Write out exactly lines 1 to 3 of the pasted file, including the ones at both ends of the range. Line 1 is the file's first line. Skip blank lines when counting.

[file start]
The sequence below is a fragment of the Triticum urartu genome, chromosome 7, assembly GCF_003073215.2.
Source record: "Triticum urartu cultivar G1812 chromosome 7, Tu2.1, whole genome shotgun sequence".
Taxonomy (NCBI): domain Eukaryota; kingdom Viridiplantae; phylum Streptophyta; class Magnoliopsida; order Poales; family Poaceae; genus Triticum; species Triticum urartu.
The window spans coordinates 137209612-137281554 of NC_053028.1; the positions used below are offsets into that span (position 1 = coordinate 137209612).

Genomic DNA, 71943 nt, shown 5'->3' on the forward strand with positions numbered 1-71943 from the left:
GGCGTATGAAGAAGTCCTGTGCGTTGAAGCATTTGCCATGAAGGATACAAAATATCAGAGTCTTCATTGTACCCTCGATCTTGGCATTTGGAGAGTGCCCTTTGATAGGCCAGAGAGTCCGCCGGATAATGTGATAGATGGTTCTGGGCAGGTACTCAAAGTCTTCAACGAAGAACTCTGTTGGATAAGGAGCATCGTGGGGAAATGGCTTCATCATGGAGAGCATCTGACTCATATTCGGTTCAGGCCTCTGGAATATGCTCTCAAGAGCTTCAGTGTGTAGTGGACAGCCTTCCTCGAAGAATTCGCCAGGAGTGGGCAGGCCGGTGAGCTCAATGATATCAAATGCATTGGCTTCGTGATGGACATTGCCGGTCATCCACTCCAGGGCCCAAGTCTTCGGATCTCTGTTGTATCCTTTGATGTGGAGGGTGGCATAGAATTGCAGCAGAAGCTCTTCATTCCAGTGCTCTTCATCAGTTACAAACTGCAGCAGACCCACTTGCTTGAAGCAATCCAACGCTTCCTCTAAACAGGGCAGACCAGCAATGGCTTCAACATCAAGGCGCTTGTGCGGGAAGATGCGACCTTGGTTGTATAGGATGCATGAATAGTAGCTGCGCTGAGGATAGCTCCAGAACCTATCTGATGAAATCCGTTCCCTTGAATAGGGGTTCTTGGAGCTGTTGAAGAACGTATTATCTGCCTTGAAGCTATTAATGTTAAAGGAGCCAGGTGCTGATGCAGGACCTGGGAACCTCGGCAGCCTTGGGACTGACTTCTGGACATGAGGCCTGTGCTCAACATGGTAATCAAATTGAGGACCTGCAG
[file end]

The sequence below is a fragment of the Triticum urartu genome, chromosome 7, assembly GCF_003073215.2.
Source record: "Triticum urartu cultivar G1812 chromosome 7, Tu2.1, whole genome shotgun sequence".
Taxonomy (NCBI): domain Eukaryota; kingdom Viridiplantae; phylum Streptophyta; class Magnoliopsida; order Poales; family Poaceae; genus Triticum; species Triticum urartu.